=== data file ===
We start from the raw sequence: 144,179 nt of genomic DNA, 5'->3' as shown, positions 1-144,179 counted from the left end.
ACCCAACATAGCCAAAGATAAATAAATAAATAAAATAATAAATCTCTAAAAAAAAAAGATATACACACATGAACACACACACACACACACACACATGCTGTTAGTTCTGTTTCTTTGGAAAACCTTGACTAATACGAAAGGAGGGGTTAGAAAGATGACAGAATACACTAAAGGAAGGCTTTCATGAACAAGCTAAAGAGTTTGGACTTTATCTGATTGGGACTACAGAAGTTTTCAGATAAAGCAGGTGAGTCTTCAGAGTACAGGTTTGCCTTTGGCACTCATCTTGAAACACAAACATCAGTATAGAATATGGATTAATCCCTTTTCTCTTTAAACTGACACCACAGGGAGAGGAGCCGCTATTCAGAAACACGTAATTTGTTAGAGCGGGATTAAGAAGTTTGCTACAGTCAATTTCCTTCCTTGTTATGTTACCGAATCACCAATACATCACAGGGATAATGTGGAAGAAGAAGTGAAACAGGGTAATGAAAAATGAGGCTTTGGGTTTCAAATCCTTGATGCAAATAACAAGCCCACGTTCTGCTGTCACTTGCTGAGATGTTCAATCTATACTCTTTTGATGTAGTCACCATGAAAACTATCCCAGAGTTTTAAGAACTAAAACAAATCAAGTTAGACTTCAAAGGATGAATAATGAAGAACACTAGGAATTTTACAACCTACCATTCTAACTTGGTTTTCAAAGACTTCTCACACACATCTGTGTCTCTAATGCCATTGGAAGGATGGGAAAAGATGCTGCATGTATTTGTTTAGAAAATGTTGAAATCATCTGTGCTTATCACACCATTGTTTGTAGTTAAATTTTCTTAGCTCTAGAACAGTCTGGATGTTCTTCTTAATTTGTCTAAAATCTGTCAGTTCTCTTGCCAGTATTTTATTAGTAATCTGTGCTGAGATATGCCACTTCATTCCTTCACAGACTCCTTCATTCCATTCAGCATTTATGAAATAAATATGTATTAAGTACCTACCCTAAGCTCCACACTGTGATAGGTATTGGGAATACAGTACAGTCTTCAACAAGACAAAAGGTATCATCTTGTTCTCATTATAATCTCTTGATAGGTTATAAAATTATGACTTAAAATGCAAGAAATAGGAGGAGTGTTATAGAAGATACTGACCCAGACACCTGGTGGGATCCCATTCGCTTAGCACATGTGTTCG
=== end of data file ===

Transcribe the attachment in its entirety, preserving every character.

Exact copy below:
We start from the raw sequence: 144,179 nt of genomic DNA, 5'->3' as shown, positions 1-144,179 counted from the left end.
ACCCAACATAGCCAAAGATAAATAAATAAATAAAATAATAAATCTCTAAAAAAAAAAGATATACACACATGAACACACACACACACACACACACATGCTGTTAGTTCTGTTTCTTTGGAAAACCTTGACTAATACGAAAGGAGGGGTTAGAAAGATGACAGAATACACTAAAGGAAGGCTTTCATGAACAAGCTAAAGAGTTTGGACTTTATCTGATTGGGACTACAGAAGTTTTCAGATAAAGCAGGTGAGTCTTCAGAGTACAGGTTTGCCTTTGGCACTCATCTTGAAACACAAACATCAGTATAGAATATGGATTAATCCCTTTTCTCTTTAAACTGACACCACAGGGAGAGGAGCCGCTATTCAGAAACACGTAATTTGTTAGAGCGGGATTAAGAAGTTTGCTACAGTCAATTTCCTTCCTTGTTATGTTACCGAATCACCAATACATCACAGGGATAATGTGGAAGAAGAAGTGAAACAGGGTAATGAAAAATGAGGCTTTGGGTTTCAAATCCTTGATGCAAATAACAAGCCCACGTTCTGCTGTCACTTGCTGAGATGTTCAATCTATACTCTTTTGATGTAGTCACCATGAAAACTATCCCAGAGTTTTAAGAACTAAAACAAATCAAGTTAGACTTCAAAGGATGAATAATGAAGAACACTAGGAATTTTACAACCTACCATTCTAACTTGGTTTTCAAAGACTTCTCACACACATCTGTGTCTCTAATGCCATTGGAAGGATGGGAAAAGATGCTGCATGTATTTGTTTAGAAAATGTTGAAATCATCTGTGCTTATCACACCATTGTTTGTAGTTAAATTTTCTTAGCTCTAGAACAGTCTGGATGTTCTTCTTAATTTGTCTAAAATCTGTCAGTTCTCTTGCCAGTATTTTATTAGTAATCTGTGCTGAGATATGCCACTTCATTCCTTCACAGACTCCTTCATTCCATTCAGCATTTATGAAATAAATATGTATTAAGTACCTACCCTAAGCTCCACACTGTGATAGGTATTGGGAATACAGTACAGTCTTCAACAAGACAAAAGGTATCATCTTGTTCTCATTATAATCTCTTGATAGGTTATAAAATTATGACTTAAAATGCAAGAAATAGGAGGAGTGTTATAGAAGATACTGACCCAGACACCTGGTGGGATCCCATTCGCTTAGCACATGTGTTCG